1993: Royce Gracie’s Rear-Naked Choke
vs. Ken Shamrock @ UFC 1, 11/12/93

(Fight starts at the 3:54 mark)

You have to remember that in the early ’90s, a well-placed roundhouse kick to the head was considered the pinnacle of martial arts. What Royce Gracie introduced to fight fans in his early UFC run was something much more practical, less flashy, and a little bit scary. Gracie’s submission of Ken Shamrock — and the similar hold he used to stop Gerard Gordeau in the finals — proved that skill beat size, and pajamas beat man-panties.

1994: Dan Severn’s Suplexes
vs. Anthony Macias @ UFC 4, 12/16/94

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Movember Gallery: The Greatest Facial Hair in MMA History


(You can make fun of your opponent’s voice, and you can trash his fighting style. But mock a man’s sideburns, and you’re asking for the worst beating of your life.)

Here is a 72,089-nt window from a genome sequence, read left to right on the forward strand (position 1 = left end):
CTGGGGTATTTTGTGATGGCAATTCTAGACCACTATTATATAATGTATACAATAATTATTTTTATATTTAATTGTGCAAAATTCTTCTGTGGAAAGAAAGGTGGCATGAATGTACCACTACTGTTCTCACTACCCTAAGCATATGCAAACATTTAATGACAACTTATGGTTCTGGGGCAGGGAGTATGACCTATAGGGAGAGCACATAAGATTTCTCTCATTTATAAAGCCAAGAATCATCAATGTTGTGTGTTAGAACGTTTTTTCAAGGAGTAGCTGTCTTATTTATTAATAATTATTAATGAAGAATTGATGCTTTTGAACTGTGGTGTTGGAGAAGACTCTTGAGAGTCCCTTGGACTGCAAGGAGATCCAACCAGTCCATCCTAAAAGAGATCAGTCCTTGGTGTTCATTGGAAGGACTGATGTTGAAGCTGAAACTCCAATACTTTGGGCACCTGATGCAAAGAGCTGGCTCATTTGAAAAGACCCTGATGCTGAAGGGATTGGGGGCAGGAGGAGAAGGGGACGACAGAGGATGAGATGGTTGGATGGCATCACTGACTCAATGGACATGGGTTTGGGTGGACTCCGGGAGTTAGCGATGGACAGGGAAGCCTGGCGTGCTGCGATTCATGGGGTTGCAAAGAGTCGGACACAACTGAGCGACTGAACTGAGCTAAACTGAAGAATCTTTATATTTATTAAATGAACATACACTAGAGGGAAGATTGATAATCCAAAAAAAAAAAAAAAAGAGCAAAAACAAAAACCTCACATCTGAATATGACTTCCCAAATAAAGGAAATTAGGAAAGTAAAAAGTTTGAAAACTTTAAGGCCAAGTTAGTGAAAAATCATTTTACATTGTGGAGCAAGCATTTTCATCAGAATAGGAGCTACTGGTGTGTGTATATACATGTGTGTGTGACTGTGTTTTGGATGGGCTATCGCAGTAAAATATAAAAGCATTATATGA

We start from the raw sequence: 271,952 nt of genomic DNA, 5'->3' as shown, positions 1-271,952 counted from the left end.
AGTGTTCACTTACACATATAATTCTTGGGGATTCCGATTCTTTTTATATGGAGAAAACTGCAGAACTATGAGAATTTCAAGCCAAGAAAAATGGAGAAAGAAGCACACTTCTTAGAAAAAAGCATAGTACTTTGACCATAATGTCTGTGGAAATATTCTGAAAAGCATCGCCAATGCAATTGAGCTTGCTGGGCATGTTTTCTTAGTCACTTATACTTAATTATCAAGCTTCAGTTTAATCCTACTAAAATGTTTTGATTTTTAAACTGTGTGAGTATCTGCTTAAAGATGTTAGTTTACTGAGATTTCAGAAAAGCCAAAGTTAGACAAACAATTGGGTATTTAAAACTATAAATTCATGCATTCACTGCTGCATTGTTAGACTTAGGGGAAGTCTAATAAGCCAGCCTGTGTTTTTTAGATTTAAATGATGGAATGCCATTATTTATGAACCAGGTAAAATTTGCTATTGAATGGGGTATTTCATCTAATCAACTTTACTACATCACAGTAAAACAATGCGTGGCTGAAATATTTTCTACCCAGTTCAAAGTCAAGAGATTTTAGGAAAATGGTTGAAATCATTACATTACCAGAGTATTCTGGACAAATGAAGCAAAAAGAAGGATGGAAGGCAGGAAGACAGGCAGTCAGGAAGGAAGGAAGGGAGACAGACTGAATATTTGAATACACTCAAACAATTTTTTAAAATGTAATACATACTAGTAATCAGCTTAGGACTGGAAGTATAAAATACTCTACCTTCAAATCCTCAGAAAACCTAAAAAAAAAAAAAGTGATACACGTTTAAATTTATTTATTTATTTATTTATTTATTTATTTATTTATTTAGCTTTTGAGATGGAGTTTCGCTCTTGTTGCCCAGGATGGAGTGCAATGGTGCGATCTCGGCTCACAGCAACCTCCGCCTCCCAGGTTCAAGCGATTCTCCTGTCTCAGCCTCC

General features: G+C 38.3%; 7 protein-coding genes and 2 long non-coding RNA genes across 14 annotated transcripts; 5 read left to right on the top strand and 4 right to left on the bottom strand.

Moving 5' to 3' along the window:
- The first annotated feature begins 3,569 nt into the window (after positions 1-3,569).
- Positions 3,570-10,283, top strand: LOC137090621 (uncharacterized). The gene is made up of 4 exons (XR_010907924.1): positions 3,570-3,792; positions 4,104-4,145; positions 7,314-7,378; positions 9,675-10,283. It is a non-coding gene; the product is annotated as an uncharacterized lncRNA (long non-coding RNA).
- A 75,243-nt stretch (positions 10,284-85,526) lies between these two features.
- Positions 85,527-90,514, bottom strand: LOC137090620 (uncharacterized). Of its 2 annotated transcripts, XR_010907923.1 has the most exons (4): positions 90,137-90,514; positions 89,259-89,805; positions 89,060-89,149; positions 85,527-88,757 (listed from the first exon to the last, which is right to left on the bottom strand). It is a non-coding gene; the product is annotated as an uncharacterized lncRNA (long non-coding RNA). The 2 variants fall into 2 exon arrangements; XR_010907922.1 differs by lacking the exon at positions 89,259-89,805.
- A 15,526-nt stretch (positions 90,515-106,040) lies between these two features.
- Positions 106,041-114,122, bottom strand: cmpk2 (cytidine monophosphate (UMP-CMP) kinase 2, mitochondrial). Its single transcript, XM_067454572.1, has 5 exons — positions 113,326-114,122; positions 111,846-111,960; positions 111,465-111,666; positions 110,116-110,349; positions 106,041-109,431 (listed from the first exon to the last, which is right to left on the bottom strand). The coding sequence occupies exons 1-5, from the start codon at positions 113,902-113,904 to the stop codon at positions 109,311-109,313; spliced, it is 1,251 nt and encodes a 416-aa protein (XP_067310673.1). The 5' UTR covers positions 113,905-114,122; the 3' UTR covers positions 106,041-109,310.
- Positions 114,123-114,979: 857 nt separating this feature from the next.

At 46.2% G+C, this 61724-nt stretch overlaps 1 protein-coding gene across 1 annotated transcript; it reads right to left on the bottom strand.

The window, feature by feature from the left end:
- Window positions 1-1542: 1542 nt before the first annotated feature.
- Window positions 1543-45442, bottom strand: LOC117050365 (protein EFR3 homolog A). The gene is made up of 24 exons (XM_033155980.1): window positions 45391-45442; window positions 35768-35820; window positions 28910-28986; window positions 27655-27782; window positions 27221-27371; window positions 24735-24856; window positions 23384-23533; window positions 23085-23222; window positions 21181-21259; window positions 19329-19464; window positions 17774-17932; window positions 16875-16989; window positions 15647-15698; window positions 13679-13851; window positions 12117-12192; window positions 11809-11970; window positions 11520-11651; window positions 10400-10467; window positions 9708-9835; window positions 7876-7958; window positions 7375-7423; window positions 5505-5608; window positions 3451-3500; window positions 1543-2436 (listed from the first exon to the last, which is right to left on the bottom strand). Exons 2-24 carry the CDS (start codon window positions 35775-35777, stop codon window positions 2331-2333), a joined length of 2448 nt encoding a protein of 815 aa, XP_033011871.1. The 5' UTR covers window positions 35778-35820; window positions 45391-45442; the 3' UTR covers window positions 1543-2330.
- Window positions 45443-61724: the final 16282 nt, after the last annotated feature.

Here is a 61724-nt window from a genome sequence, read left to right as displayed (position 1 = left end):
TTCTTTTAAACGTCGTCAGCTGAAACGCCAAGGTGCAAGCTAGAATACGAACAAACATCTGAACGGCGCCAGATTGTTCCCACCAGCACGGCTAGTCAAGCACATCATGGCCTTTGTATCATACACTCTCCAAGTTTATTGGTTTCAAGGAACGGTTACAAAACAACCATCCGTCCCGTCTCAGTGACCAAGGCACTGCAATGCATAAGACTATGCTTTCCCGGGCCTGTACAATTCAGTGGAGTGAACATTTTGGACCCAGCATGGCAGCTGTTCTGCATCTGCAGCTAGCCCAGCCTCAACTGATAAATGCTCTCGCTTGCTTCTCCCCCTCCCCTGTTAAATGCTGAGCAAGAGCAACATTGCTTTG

Start sharpening your razors, folks: We’re just eight days away from the official start of Movember! To help get you in the moustache-growing spirit, we’ve put together a photo gallery of our favorite facial hair arrangements in MMA history, which you can check out after the jump.

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Last Call for “Ask Gary” Questions; Prepare Yourselves for “Ask Dan”

Gary Goodridge MMA fighter column
(Props: TheStar)

After four thrilling installments, “Ask Gary” is riding off into the sunset. Gary Goodridge has one more column left in the tank before calling it quits, so please deposit your final burning questions into the comments section below, and we’ll make sure he gets ‘em. If you missed any of Gary’s previous columns for CagePotato, click here.

Still, when one door closes, another opens — and another hulking MMA legend walks through it. We’re pleased to announce that we’ve lined up UFC Hall of Famer Dan Severn to do his own CagePotato column, which will follow the same mailbag format as Gary’s (unless we come up with something better). Got any questions related to the Beast’s 17-year, 124-fight career? Let’s hear it. As always, thanks for supporting the fighters who built this sport while you were, you know, on your father’s nutsack.